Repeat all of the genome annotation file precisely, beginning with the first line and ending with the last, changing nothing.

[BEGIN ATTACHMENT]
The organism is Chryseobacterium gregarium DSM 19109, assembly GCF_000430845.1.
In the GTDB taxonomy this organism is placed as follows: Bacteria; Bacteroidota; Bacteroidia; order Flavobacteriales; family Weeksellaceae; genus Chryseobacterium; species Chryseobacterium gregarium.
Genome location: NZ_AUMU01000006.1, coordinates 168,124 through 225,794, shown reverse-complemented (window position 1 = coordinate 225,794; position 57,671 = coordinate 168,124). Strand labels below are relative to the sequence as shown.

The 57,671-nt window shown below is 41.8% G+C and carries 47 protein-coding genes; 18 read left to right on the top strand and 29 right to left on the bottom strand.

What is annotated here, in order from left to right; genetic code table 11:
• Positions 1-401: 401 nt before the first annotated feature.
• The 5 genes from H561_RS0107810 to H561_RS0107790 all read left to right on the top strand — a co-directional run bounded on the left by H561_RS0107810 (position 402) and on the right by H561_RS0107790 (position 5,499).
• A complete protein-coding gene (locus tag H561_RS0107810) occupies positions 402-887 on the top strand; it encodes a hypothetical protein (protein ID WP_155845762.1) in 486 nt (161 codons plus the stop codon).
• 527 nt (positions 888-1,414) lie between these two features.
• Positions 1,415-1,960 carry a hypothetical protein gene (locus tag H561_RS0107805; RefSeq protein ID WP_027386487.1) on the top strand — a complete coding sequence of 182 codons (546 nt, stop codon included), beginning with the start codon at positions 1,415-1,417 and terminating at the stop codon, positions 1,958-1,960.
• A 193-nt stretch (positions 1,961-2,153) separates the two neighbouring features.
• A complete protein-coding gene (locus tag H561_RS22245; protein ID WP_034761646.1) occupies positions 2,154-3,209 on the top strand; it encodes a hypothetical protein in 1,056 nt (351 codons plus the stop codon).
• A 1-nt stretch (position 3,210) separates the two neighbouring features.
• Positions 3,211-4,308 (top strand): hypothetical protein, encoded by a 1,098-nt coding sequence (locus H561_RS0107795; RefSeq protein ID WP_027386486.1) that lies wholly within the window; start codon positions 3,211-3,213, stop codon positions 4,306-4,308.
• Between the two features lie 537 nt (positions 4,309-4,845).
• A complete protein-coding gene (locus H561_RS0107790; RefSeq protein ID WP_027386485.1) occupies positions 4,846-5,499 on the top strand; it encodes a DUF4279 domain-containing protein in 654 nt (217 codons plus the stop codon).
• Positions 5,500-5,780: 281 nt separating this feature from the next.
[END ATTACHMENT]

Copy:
The organism is Chryseobacterium gregarium DSM 19109, assembly GCF_000430845.1.
In the GTDB taxonomy this organism is placed as follows: Bacteria; Bacteroidota; Bacteroidia; order Flavobacteriales; family Weeksellaceae; genus Chryseobacterium; species Chryseobacterium gregarium.
Genome location: NZ_AUMU01000006.1, coordinates 168,124 through 225,794, shown reverse-complemented (window position 1 = coordinate 225,794; position 57,671 = coordinate 168,124). Strand labels below are relative to the sequence as shown.

The 57,671-nt window shown below is 41.8% G+C and carries 47 protein-coding genes; 18 read left to right on the top strand and 29 right to left on the bottom strand.

What is annotated here, in order from left to right; genetic code table 11:
• Positions 1-401: 401 nt before the first annotated feature.
• The 5 genes from H561_RS0107810 to H561_RS0107790 all read left to right on the top strand — a co-directional run bounded on the left by H561_RS0107810 (position 402) and on the right by H561_RS0107790 (position 5,499).
• A complete protein-coding gene (locus tag H561_RS0107810) occupies positions 402-887 on the top strand; it encodes a hypothetical protein (protein ID WP_155845762.1) in 486 nt (161 codons plus the stop codon).
• 527 nt (positions 888-1,414) lie between these two features.
• Positions 1,415-1,960 carry a hypothetical protein gene (locus tag H561_RS0107805; RefSeq protein ID WP_027386487.1) on the top strand — a complete coding sequence of 182 codons (546 nt, stop codon included), beginning with the start codon at positions 1,415-1,417 and terminating at the stop codon, positions 1,958-1,960.
• A 193-nt stretch (positions 1,961-2,153) separates the two neighbouring features.
• A complete protein-coding gene (locus tag H561_RS22245; protein ID WP_034761646.1) occupies positions 2,154-3,209 on the top strand; it encodes a hypothetical protein in 1,056 nt (351 codons plus the stop codon).
• A 1-nt stretch (position 3,210) separates the two neighbouring features.
• Positions 3,211-4,308 (top strand): hypothetical protein, encoded by a 1,098-nt coding sequence (locus H561_RS0107795; RefSeq protein ID WP_027386486.1) that lies wholly within the window; start codon positions 3,211-3,213, stop codon positions 4,306-4,308.
• Between the two features lie 537 nt (positions 4,309-4,845).
• A complete protein-coding gene (locus H561_RS0107790; RefSeq protein ID WP_027386485.1) occupies positions 4,846-5,499 on the top strand; it encodes a DUF4279 domain-containing protein in 654 nt (217 codons plus the stop codon).
• Positions 5,500-5,780: 281 nt separating this feature from the next.